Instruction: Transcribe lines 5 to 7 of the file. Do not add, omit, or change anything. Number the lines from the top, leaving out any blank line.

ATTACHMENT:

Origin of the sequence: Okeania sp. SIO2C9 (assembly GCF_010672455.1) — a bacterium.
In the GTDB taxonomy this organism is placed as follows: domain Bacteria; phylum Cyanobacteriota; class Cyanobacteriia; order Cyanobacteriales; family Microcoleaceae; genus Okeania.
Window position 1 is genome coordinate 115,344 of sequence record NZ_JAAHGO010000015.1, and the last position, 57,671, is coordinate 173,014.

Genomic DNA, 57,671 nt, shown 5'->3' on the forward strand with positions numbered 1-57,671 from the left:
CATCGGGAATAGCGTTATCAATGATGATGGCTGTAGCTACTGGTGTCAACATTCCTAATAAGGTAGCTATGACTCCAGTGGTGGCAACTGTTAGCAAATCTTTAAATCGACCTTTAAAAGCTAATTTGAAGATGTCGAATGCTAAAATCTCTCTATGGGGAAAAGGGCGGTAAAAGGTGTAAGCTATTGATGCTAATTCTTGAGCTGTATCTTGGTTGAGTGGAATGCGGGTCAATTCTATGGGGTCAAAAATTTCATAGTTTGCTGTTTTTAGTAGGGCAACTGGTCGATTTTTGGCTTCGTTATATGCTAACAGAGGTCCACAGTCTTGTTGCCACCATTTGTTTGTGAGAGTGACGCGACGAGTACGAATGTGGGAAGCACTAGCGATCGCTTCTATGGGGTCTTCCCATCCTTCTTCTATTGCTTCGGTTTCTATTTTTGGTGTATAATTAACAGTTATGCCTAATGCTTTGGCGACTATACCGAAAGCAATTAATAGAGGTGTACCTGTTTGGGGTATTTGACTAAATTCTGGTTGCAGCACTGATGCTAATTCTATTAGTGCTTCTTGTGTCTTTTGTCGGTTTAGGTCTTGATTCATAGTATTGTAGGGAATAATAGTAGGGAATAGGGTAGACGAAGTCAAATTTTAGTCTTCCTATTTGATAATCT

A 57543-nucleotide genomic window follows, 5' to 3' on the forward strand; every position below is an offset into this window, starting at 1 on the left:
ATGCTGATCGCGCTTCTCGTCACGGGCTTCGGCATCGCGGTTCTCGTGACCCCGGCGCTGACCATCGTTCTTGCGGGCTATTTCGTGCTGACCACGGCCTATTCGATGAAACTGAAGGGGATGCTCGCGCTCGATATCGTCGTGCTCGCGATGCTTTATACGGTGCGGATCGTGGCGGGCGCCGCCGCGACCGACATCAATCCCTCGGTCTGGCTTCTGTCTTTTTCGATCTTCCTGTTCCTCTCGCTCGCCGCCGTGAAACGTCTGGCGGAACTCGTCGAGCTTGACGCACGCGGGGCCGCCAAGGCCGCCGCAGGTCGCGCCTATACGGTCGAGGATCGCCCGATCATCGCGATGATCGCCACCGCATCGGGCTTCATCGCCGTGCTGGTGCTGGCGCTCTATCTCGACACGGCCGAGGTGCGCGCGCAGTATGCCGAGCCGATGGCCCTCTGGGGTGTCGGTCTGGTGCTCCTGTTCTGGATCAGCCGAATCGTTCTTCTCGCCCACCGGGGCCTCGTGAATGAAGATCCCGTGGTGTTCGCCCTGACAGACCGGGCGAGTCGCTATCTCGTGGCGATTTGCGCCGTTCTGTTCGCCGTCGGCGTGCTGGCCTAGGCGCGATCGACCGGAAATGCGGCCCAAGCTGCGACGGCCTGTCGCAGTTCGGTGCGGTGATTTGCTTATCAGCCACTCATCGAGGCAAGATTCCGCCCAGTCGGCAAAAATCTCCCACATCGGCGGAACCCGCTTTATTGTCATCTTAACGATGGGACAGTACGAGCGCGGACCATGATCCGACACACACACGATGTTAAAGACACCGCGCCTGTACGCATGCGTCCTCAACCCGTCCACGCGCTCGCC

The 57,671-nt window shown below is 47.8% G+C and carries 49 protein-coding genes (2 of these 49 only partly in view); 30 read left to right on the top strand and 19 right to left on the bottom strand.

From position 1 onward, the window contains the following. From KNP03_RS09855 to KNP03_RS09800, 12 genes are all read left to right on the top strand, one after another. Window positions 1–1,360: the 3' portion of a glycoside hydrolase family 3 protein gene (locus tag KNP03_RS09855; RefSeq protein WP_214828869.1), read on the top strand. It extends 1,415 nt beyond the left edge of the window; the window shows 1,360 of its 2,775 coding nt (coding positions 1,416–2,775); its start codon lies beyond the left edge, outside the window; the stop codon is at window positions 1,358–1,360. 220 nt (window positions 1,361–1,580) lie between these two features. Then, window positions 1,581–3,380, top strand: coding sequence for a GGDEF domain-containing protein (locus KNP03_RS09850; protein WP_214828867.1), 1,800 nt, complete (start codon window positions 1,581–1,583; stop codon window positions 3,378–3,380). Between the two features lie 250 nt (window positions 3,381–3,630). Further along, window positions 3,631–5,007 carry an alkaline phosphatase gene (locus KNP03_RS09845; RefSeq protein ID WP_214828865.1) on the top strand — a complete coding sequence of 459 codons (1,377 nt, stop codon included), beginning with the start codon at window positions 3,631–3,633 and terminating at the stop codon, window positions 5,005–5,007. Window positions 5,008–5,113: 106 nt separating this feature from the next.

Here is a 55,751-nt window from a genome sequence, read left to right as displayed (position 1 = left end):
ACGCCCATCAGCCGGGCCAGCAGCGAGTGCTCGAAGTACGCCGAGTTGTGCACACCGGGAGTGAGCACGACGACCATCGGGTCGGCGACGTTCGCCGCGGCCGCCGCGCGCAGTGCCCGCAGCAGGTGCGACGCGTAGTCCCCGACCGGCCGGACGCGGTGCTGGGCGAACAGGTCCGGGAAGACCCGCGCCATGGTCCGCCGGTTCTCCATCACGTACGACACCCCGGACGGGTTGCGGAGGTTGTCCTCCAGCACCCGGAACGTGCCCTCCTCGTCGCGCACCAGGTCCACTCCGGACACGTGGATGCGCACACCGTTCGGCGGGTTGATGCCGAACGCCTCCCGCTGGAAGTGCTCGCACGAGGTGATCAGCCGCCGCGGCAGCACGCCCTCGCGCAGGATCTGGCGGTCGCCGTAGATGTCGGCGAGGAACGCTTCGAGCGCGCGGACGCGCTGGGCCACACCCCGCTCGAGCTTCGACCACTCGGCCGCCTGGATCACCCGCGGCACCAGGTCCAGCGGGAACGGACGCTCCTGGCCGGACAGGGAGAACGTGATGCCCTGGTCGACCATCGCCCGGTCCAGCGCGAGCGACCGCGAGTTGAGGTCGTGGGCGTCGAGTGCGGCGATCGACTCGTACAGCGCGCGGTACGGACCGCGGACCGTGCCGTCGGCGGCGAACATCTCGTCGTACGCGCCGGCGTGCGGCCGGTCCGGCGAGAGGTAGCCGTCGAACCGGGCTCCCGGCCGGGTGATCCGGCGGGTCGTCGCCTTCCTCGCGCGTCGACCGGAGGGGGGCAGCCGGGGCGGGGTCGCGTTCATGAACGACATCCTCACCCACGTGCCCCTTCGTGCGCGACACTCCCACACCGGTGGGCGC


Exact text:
CATCGGGAATAGCGTTATCAATGATGATGGCTGTAGCTACTGGTGTCAACATTCCTAATAAGGTAGCTATGACTCCAGTGGTGGCAACTGTTAGCAAATCTTTAAATCGACCTTTAAAAGCTAATTTGAAGATGTCGAATGCTAAAATCTCTCTATGGGGAAAAGGGCGGTAAAAGGTGTAAGCTATTGATGCTAATTCTTGAGCTGTATCTTGGTTGAGTGGAATGCGGGTCAATTCTATGGGGTCAAAAATTTCATAGTTTGCTGTTTTTAGTAGGGCAACTGGTCGATTTTTGGCTTCGTTATATGCTAACAGAGGTCCACAGTCTTGTTGCCACCATTTGTTTGTGAGAGTGACGCGACGAGTACGAATGTGGGAAGCACTAGCGATCGCTTCTATGGGGTCTTCCCATCCTTCTTCTATTGCTTCGGTTTCTATTTTTGGTGTATAATTAACAGTTATGCCTAATGCTTTGGCGACTATACCGAAAGCAATTAATAGAGGTGTACCTGTTTGGGGTATTTGACTAAATTCTGGTTGCAGCACTGATGCTAATTCTATTAGTGCTTCTTGTGTCTTTTGTCGGTTTAGGTCTTGATTCATAGTATTGTAGGGAATAATAGTAGGGAATAGGGTAGACGAAGTCAAATTTTAGTCTTCCTATTTGATAATCT

A 57543-nucleotide genomic window follows, 5' to 3' on the forward strand; every position below is an offset into this window, starting at 1 on the left:
ATGCTGATCGCGCTTCTCGTCACGGGCTTCGGCATCGCGGTTCTCGTGACCCCGGCGCTGACCATCGTTCTTGCGGGCTATTTCGTGCTGACCACGGCCTATTCGATGAAACTGAAGGGGATGCTCGCGCTCGATATCGTCGTGCTCGCGATGCTTTATACGGTGCGGATCGTGGCGGGCGCCGCCGCGACCGACATCAATCCCTCGGTCTGGCTTCTGTCTTTTTCGATCTTCCTGTTCCTCTCGCTCGCCGCCGTGAAACGTCTGGCGGAACTCGTCGAGCTTGACGCACGCGGGGCCGCCAAGGCCGCCGCAGGTCGCGCCTATACGGTCGAGGATCGCCCGATCATCGCGATGATCGCCACCGCATCGGGCTTCATCGCCGTGCTGGTGCTGGCGCTCTATCTCGACACGGCCGAGGTGCGCGCGCAGTATGCCGAGCCGATGGCCCTCTGGGGTGTCGGTCTGGTGCTCCTGTTCTGGATCAGCCGAATCGTTCTTCTCGCCCACCGGGGCCTCGTGAATGAAGATCCCGTGGTGTTCGCCCTGACAGACCGGGCGAGTCGCTATCTCGTGGCGATTTGCGCCGTTCTGTTCGCCGTCGGCGTGCTGGCCTAGGCGCGATCGACCGGAAATGCGGCCCAAGCTGCGACGGCCTGTCGCAGTTCGGTGCGGTGATTTGCTTATCAGCCACTCATCGAGGCAAGATTCCGCCCAGTCGGCAAAAATCTCCCACATCGGCGGAACCCGCTTTATTGTCATCTTAACGATGGGACAGTACGAGCGCGGACCATGATCCGACACACACACGATGTTAAAGACACCGCGCCTGTACGCATGCGTCCTCAACCCGTCCACGCGCTCGCC